10 Track, LP (2007, Beggars Banquet/Remote Control)
Related: The Devastations.
With their second album Coal, The Devastations joined a tradition of talented Australian rock bands recording in Europe, but failed to break free from the associated mythology. In fact, the subject was something of a sore spot. “So, Berlin? Nick Cave?” was Conrad Standish’s pre-emptive salvo to a journalist from Mess+Noise at the start of an interview in 2005. It was a cheeky line, but also a telling one. Coal simply wasn’t good enough to distinguish itself from such a rich and already well-known story. And Standish knew it. No-one asks questions about grumpy old Nick Cave if you’ve just created a masterpiece.
Perhaps that’s why Yes, U, sounds so different to its predecessor. If the last album could be described as “rock noir”, then this time there’s less of the former and even more of the latter. It has a dark and incredibly sensual sound with more soul than any random score of records you’re likely to add together. The songs simply pulse with desire. “When we go to sleep at night/Curled up like question marks/I want you to marry me,” Standish sings to his lover on ‘Oh Me, Oh My’. “Let's turn off the lights/Let’s pretend we’re dead..."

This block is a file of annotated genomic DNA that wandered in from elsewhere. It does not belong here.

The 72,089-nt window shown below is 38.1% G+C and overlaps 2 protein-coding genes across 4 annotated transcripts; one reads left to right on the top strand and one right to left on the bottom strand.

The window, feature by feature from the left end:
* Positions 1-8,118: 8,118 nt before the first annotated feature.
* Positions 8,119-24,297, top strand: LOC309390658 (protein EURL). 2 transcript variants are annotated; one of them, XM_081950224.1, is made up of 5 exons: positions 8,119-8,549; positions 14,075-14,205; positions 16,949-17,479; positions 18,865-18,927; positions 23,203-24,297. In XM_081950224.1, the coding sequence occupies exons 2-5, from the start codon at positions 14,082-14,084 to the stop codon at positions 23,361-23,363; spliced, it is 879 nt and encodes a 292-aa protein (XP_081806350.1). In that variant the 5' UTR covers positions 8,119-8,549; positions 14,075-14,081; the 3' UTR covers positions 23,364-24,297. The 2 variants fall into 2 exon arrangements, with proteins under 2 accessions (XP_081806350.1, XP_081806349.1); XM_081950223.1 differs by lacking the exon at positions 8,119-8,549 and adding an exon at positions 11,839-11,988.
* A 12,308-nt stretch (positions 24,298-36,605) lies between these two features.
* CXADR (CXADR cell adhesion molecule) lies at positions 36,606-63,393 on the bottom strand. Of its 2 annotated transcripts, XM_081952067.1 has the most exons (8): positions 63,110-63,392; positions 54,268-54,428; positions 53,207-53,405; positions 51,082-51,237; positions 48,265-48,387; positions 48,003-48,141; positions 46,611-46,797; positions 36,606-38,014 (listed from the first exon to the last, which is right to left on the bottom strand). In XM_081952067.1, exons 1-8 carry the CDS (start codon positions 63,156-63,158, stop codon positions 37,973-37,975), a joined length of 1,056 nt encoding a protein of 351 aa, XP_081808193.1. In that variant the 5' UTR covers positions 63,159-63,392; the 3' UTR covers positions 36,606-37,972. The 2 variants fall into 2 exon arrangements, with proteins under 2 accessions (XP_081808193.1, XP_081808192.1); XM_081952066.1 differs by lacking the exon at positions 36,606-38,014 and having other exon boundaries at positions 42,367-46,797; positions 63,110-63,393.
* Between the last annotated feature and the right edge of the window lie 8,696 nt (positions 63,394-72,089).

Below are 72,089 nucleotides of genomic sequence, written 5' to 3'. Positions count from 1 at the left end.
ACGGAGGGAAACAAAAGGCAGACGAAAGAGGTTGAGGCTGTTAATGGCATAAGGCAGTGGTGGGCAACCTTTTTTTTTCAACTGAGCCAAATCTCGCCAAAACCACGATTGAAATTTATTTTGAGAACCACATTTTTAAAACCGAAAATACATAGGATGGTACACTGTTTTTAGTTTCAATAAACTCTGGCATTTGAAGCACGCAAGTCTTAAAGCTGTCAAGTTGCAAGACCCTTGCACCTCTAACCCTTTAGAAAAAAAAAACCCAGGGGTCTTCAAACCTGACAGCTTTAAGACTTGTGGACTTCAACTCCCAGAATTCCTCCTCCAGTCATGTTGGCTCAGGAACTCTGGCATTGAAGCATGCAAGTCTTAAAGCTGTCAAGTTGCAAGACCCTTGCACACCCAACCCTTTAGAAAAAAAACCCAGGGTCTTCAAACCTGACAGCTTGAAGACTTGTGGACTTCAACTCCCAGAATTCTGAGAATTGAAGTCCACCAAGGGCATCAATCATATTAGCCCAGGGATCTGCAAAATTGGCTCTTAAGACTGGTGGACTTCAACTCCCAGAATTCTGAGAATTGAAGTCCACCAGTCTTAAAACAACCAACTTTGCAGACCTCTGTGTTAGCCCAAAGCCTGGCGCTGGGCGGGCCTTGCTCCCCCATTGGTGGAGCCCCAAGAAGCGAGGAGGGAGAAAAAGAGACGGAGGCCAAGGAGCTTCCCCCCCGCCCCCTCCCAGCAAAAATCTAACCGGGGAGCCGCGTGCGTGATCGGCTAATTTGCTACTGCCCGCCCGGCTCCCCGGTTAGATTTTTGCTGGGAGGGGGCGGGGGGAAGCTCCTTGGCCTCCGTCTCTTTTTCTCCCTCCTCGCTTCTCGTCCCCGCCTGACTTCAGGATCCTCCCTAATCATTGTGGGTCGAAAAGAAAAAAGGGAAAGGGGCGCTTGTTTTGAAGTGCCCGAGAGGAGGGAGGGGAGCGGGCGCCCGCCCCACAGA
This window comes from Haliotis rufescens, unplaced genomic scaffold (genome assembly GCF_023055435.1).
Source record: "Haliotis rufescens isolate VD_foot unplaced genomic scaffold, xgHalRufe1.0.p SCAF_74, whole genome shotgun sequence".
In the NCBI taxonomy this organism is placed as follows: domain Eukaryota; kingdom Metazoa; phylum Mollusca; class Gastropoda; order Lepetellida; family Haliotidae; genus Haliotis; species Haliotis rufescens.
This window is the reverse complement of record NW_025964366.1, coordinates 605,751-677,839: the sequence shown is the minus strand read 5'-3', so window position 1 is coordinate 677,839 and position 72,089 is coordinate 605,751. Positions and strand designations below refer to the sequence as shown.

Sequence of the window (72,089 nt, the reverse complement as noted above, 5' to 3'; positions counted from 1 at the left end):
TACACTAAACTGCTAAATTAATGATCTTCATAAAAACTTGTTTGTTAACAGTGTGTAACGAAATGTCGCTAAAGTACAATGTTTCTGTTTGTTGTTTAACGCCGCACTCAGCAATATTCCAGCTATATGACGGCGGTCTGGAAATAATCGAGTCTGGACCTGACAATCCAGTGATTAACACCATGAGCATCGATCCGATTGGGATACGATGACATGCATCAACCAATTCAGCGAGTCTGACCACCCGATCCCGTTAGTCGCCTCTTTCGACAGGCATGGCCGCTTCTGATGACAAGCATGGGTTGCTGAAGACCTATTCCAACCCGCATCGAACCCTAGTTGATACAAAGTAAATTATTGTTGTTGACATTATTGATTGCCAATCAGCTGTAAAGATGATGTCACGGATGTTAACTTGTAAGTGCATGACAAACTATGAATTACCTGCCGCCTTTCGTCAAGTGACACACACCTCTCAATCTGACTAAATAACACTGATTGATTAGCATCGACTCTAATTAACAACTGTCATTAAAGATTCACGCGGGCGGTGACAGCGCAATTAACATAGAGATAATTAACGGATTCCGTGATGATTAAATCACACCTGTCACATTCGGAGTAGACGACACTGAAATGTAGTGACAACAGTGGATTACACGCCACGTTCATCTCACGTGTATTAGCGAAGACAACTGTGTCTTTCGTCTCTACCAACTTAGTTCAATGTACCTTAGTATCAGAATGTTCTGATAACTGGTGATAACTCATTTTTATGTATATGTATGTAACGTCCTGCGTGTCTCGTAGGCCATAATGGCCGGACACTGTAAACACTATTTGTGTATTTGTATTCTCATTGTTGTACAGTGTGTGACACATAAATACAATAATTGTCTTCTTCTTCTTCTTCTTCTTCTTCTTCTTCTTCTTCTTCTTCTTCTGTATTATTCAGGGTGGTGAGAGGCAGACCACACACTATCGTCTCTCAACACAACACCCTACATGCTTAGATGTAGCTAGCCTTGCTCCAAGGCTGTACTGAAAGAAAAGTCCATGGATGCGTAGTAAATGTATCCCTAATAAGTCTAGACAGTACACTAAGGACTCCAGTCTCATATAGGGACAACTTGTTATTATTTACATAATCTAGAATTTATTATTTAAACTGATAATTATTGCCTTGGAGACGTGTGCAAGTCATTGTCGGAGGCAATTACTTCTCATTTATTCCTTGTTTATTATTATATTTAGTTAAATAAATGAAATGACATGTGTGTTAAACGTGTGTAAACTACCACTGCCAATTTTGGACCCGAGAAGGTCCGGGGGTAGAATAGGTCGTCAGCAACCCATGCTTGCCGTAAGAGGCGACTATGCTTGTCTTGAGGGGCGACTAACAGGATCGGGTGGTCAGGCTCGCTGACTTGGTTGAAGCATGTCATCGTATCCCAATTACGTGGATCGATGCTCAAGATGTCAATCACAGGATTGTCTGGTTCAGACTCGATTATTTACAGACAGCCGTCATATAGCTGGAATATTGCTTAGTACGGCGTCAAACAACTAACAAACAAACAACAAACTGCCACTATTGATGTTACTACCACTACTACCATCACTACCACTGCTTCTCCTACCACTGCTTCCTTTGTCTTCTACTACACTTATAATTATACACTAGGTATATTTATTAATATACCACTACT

The first climax is the pairing of Standish’s ‘Rosa’ – one of only two moments when the band unleash their instruments, complete with a tortured howl – with Tom Carlyon’s ‘The Pest’. On the latter, Carlyon recites junkie poetry over a sparse electronic track, heavily inspired by Suicide, and creates a feeling of impending violence that never materialises. “I’m so, um, interested in life,” his protagonist mutters, before asking someone if he can borrow money. After that, the band embarks on a series of dreamy, outer-space love songs punctuated by the thumping ‘Mistakes’. The quality barely dips for a second. Yes, U is one of the few records this year to be considered truly vital, and marks the moment The Devastations became their own band. A handful of superlatives couldn’t do it justice.
by Andrew Ramadge